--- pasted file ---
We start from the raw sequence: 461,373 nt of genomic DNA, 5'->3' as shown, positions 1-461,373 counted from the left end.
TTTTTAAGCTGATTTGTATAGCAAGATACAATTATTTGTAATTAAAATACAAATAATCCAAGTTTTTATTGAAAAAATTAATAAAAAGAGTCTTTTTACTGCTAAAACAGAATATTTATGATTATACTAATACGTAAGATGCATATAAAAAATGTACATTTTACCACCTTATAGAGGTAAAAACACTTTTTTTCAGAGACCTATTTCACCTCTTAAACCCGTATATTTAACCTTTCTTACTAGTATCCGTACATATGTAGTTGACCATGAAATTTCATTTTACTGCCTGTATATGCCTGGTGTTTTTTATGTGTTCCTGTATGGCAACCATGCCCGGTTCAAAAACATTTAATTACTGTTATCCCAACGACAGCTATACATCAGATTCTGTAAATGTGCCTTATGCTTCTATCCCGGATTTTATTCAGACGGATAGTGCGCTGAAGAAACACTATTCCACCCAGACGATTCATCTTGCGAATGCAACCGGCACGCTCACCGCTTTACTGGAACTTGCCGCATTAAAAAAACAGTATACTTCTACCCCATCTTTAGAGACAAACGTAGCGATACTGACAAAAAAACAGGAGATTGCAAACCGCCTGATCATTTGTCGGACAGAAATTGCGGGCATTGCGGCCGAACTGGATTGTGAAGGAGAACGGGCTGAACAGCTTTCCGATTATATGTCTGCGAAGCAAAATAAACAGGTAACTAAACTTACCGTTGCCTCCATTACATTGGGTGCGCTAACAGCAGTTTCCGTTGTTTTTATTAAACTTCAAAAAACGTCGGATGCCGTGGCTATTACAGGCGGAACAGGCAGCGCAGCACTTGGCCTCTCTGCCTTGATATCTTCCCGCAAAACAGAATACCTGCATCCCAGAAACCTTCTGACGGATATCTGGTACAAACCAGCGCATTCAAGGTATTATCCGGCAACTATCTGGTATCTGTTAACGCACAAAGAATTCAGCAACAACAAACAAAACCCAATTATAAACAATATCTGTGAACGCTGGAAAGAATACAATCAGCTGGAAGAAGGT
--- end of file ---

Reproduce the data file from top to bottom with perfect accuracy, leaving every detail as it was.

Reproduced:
We start from the raw sequence: 461,373 nt of genomic DNA, 5'->3' as shown, positions 1-461,373 counted from the left end.
TTTTTAAGCTGATTTGTATAGCAAGATACAATTATTTGTAATTAAAATACAAATAATCCAAGTTTTTATTGAAAAAATTAATAAAAAGAGTCTTTTTACTGCTAAAACAGAATATTTATGATTATACTAATACGTAAGATGCATATAAAAAATGTACATTTTACCACCTTATAGAGGTAAAAACACTTTTTTTCAGAGACCTATTTCACCTCTTAAACCCGTATATTTAACCTTTCTTACTAGTATCCGTACATATGTAGTTGACCATGAAATTTCATTTTACTGCCTGTATATGCCTGGTGTTTTTTATGTGTTCCTGTATGGCAACCATGCCCGGTTCAAAAACATTTAATTACTGTTATCCCAACGACAGCTATACATCAGATTCTGTAAATGTGCCTTATGCTTCTATCCCGGATTTTATTCAGACGGATAGTGCGCTGAAGAAACACTATTCCACCCAGACGATTCATCTTGCGAATGCAACCGGCACGCTCACCGCTTTACTGGAACTTGCCGCATTAAAAAAACAGTATACTTCTACCCCATCTTTAGAGACAAACGTAGCGATACTGACAAAAAAACAGGAGATTGCAAACCGCCTGATCATTTGTCGGACAGAAATTGCGGGCATTGCGGCCGAACTGGATTGTGAAGGAGAACGGGCTGAACAGCTTTCCGATTATATGTCTGCGAAGCAAAATAAACAGGTAACTAAACTTACCGTTGCCTCCATTACATTGGGTGCGCTAACAGCAGTTTCCGTTGTTTTTATTAAACTTCAAAAAACGTCGGATGCCGTGGCTATTACAGGCGGAACAGGCAGCGCAGCACTTGGCCTCTCTGCCTTGATATCTTCCCGCAAAACAGAATACCTGCATCCCAGAAACCTTCTGACGGATATCTGGTACAAACCAGCGCATTCAAGGTATTATCCGGCAACTATCTGGTATCTGTTAACGCACAAAGAATTCAGCAACAACAAACAAAACCCAATTATAAACAATATCTGTGAACGCTGGAAAGAATACAATCAGCTGGAAGAAGGT